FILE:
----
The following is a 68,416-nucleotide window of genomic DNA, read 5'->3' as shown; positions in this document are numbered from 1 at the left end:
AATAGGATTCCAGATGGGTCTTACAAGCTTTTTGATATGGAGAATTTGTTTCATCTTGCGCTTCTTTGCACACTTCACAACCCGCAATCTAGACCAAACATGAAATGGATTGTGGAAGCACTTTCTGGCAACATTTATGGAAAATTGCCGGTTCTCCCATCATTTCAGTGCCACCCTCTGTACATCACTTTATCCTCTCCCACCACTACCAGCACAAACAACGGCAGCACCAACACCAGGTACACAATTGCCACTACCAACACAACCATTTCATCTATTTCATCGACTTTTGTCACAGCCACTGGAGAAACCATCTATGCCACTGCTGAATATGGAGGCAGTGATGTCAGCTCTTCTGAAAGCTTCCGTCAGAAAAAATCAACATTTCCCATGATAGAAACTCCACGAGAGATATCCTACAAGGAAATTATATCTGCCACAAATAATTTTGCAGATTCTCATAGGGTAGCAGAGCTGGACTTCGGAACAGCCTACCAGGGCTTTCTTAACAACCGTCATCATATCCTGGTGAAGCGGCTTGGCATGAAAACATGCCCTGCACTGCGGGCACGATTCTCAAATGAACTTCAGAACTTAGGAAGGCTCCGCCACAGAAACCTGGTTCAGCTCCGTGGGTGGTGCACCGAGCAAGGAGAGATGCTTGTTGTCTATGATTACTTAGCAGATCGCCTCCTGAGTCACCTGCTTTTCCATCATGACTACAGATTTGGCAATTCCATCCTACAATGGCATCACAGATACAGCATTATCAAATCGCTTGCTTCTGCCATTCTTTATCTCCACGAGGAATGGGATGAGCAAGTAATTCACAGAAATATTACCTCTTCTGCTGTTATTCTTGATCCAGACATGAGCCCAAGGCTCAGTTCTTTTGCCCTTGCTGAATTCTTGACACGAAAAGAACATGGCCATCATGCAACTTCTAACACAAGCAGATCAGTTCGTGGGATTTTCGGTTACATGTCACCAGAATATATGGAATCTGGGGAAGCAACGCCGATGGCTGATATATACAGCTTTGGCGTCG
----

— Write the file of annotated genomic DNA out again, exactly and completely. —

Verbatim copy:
The following is a 68,416-nucleotide window of genomic DNA, read 5'->3' as shown; positions in this document are numbered from 1 at the left end:
AATAGGATTCCAGATGGGTCTTACAAGCTTTTTGATATGGAGAATTTGTTTCATCTTGCGCTTCTTTGCACACTTCACAACCCGCAATCTAGACCAAACATGAAATGGATTGTGGAAGCACTTTCTGGCAACATTTATGGAAAATTGCCGGTTCTCCCATCATTTCAGTGCCACCCTCTGTACATCACTTTATCCTCTCCCACCACTACCAGCACAAACAACGGCAGCACCAACACCAGGTACACAATTGCCACTACCAACACAACCATTTCATCTATTTCATCGACTTTTGTCACAGCCACTGGAGAAACCATCTATGCCACTGCTGAATATGGAGGCAGTGATGTCAGCTCTTCTGAAAGCTTCCGTCAGAAAAAATCAACATTTCCCATGATAGAAACTCCACGAGAGATATCCTACAAGGAAATTATATCTGCCACAAATAATTTTGCAGATTCTCATAGGGTAGCAGAGCTGGACTTCGGAACAGCCTACCAGGGCTTTCTTAACAACCGTCATCATATCCTGGTGAAGCGGCTTGGCATGAAAACATGCCCTGCACTGCGGGCACGATTCTCAAATGAACTTCAGAACTTAGGAAGGCTCCGCCACAGAAACCTGGTTCAGCTCCGTGGGTGGTGCACCGAGCAAGGAGAGATGCTTGTTGTCTATGATTACTTAGCAGATCGCCTCCTGAGTCACCTGCTTTTCCATCATGACTACAGATTTGGCAATTCCATCCTACAATGGCATCACAGATACAGCATTATCAAATCGCTTGCTTCTGCCATTCTTTATCTCCACGAGGAATGGGATGAGCAAGTAATTCACAGAAATATTACCTCTTCTGCTGTTATTCTTGATCCAGACATGAGCCCAAGGCTCAGTTCTTTTGCCCTTGCTGAATTCTTGACACGAAAAGAACATGGCCATCATGCAACTTCTAACACAAGCAGATCAGTTCGTGGGATTTTCGGTTACATGTCACCAGAATATATGGAATCTGGGGAAGCAACGCCGATGGCTGATATATACAGCTTTGGCGTCG